Ellwood Cubberley started teaching at Stanford in 1898 and remained until his retirement in 1933. Handpicked by David Starr Jordan, Stanford’s president at the time, Cubberley was instrumental in founding Stanford’s School of Education, serving as its first dean. One of the earliest academics in the field of education management, Cubberley helped establish the development of the American education system. After his retirement, Cubberley’s financial support led to the construction of Cubberley Education Library. For Cubberley, however, his study of education was deeply shaped by eugenics, the science of human improvement through selective reproduction based on ableism and racism.
As the “Eugenics on the Farm” series has previously explored, Stanford University played a large role in the eugenics movement in the United States. Eugenicists promoted the restricted reproduction of “unfit” populations through measures ranging from segregation to forced sterilizations during the first half of the 20th century. From teaching eugenic theory in classes to promoting eugenic research, many Stanford academics helped advanced this new and harmful science, including Ellwood Cubberley.
For Cubberley, efficiency was king. A successful educational venture was one that could pump out the brightest students at the fastest rate. In his 1916 book “Public School Administration,” he elaborated on this point: “our schools are, in a sense, factories in which the raw products (children) are to be shaped and fashioned into products to meet the various demands of life.” For these “factories” to produce such children, they required the “elimination of waste” and the “continuous measurement of production.” This analysis may feel like satire to the modern reader, but Cubberley was thoroughly devoted to this cult of efficiency, as it has come to be known.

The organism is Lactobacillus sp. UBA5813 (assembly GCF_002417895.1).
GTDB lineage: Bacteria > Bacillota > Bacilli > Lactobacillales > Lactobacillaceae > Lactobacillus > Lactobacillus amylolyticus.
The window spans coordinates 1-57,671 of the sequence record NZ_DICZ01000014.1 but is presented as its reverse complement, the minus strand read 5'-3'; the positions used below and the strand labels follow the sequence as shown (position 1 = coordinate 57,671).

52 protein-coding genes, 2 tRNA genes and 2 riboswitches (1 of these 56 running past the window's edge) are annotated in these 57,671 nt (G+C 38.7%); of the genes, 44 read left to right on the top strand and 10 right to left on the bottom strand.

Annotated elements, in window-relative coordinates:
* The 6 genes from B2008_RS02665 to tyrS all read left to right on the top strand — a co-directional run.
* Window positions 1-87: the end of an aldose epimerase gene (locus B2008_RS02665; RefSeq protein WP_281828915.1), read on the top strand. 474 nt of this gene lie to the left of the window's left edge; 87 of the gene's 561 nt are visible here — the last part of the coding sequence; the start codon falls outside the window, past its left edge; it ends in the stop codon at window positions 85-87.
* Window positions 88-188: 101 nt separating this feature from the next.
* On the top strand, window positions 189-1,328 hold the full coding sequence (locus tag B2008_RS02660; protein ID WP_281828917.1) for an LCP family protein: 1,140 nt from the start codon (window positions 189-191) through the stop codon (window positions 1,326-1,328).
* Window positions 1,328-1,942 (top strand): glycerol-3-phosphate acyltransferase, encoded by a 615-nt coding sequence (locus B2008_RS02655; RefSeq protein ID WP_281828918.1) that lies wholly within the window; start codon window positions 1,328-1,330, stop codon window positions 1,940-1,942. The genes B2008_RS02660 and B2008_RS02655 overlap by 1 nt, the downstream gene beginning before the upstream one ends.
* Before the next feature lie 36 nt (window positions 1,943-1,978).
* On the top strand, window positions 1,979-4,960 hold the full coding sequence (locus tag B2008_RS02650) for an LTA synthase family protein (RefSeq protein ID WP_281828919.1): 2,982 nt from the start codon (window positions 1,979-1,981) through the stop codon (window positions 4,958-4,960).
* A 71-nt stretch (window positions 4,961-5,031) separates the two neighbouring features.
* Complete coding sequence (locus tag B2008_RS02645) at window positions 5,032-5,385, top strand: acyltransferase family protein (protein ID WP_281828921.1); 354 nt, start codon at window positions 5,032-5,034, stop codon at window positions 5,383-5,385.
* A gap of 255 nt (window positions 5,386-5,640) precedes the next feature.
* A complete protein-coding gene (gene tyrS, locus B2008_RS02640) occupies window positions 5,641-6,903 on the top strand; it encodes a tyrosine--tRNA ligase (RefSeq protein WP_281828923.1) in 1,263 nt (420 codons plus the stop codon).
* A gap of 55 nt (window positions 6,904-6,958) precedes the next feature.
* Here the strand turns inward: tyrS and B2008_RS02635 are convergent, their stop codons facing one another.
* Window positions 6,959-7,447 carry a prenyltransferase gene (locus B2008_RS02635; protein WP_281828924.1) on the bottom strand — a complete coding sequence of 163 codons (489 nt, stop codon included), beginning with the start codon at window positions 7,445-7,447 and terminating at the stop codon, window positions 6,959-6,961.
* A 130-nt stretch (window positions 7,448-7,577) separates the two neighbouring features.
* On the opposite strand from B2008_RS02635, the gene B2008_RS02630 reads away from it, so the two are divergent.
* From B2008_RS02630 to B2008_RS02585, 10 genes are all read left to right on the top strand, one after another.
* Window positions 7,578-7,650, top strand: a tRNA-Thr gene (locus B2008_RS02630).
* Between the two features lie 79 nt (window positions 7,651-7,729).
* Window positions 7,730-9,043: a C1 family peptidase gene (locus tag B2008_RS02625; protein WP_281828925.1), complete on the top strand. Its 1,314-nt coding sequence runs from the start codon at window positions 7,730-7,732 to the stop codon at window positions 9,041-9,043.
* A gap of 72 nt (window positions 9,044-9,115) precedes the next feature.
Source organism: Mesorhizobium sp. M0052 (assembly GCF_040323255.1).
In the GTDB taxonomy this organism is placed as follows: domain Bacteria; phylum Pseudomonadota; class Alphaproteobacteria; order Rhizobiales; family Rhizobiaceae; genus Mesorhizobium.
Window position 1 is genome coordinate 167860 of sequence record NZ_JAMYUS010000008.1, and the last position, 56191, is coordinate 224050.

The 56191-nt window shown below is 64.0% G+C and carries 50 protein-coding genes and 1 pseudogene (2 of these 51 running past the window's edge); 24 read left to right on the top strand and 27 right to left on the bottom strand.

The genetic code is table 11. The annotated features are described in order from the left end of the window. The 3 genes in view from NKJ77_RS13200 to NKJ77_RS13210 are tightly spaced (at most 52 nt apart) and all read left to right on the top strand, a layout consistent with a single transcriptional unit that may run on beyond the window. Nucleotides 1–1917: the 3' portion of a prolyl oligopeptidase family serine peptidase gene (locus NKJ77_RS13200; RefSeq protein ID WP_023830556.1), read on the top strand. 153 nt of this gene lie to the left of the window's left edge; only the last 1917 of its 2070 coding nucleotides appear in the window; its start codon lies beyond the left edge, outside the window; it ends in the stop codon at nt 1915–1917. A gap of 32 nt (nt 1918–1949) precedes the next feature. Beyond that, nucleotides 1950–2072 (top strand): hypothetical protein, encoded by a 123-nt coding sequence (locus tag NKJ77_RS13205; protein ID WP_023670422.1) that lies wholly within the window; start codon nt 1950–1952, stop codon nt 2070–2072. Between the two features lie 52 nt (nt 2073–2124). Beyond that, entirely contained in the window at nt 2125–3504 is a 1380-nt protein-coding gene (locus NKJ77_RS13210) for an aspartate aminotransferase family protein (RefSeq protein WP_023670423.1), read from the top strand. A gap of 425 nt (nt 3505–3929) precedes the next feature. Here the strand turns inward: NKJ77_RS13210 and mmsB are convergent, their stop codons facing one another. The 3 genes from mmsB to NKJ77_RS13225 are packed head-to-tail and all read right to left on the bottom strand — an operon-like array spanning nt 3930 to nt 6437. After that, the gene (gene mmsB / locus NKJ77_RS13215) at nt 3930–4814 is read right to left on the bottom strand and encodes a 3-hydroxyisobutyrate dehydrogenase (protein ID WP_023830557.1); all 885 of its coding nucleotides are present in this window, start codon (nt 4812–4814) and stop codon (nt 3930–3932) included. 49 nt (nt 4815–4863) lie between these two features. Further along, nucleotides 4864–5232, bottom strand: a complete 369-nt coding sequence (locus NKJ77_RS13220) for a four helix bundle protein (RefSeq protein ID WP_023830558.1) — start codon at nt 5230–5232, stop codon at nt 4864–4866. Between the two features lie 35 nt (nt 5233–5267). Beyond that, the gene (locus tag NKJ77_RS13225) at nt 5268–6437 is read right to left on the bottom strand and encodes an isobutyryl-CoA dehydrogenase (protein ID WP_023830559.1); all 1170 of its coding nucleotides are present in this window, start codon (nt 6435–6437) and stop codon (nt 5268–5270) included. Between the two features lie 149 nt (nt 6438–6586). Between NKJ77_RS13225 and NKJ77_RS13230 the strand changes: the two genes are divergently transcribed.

To reach peak efficiency, Cubberley encouraged schools to regularly test both teachers and students and measure their progress. He argued that schools should be run like businesses with regular reports that could set standards and create strict expectations for both students and educators. Like quality standards on a production line, quantifiable measures of student’s educational success could determine who was fit to continue and who was better left behind.
Cubberley coupled his emphasis on educational efficiency and production with a science emphasizing biological efficiency and reproduction: eugenics. Cubberley asserted that education might instead best be compared to agriculture, where “heredity and the growth-progress modify production.” Just as plants are bred for peak production, so too could human heredity play a role in the production of the perfect students. If the goal was to create the brightest students with the least amount of effort in the most efficient possible manner, why not only focus on those whose heredity lay the foundation for intelligence and eugenic fitness?